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Good news from CRR rice fields, not so from elsewhere

Nov 4, 2014, 9:38 AM

The news coming from President Jammeh’s tour of Vision 2016 fields in the Central River Region (CRR) is welcoming.

We understand that Babili Mansa said the first phase of the Vision 2016 rice harvested in Jahally Pacharr would enter the market in the next two months, that is, by January 2015.

This is an indication that those producing it would have enough for their community; hence the surplus will be exported.

This is indeed commendable. Local food self-sufficiency is the most reliable and viable source of food for the people.

While the news from CRR is a good sign in the horizon, that from other regions, particularly in NBR, Nuimi District precisely, is unwelcomed.

We understand, there is a looming crop failure, including rice, in the district.

This is disheartening; after months of toiling there is nothing to harvest, which could be attributed to the insufficient rains we experienced this season.

The lesson is that we cannot rely solely on rainfall if we want to be food self-sufficient.

Yes, there are hopes that Gambia can feed herself.However, food self-sufficiency will remain farfetched if we continue to rely excessively on rainfall, which is both unreliable and erratic, especially in this age of hard-to-predict variations in the weather.

This is why is not a big surprise that rice from CRR will enter the market soon when others have their rice stock in the farms. Yes, CRR is the nucleus of rice production in The Gambia because they have fresh water for farming.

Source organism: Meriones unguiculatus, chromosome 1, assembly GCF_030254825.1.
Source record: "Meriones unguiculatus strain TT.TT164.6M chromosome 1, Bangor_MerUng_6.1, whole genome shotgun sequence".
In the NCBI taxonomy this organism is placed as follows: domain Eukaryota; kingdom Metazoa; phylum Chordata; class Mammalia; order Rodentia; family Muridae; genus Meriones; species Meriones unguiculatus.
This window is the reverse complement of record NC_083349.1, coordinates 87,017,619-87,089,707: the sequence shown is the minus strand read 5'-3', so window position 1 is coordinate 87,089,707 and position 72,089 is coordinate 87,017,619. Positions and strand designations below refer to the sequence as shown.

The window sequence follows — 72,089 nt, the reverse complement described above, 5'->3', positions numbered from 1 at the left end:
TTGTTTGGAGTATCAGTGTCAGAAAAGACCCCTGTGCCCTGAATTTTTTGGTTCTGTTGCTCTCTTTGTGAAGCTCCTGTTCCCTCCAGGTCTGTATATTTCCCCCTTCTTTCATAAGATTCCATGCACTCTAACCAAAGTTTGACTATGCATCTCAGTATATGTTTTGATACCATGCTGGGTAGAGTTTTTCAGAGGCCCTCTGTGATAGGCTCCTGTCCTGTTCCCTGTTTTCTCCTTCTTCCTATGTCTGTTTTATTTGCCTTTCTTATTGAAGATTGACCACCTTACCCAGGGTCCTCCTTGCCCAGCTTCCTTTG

But then if other regions do not have fresh water sources, there is an alternative. There is abundance of underground water that can give us year-round bumper harvests.

In order to replicate the news from CRR in all the regions in the country, the issue of water availability is critical. Other issues like fertilizer, seeds-high yielding seeds, labour-saving machines and other essentials, should not be downplayed.

But without water, there is no agriculture; so we should address that issue first and foremost.

Statistics indicate that The Gambia produces less than 15% of its requirements in rice.It costs more than D1.3 billion to import the remaining balance needed in the country, according to the Gambia Bureau of Statistics. The figure is alarming.

We need to do more to retain the money spent on importing rice from elsewhere, when we have the land to produce enough for ourselves and the outside world.

“Everybody wants to support his own region and economy and farming. If we can preserve the land and if we can preserve the ocean, we all know, deep inside that we’re doing the right thing.”

Eric Ripert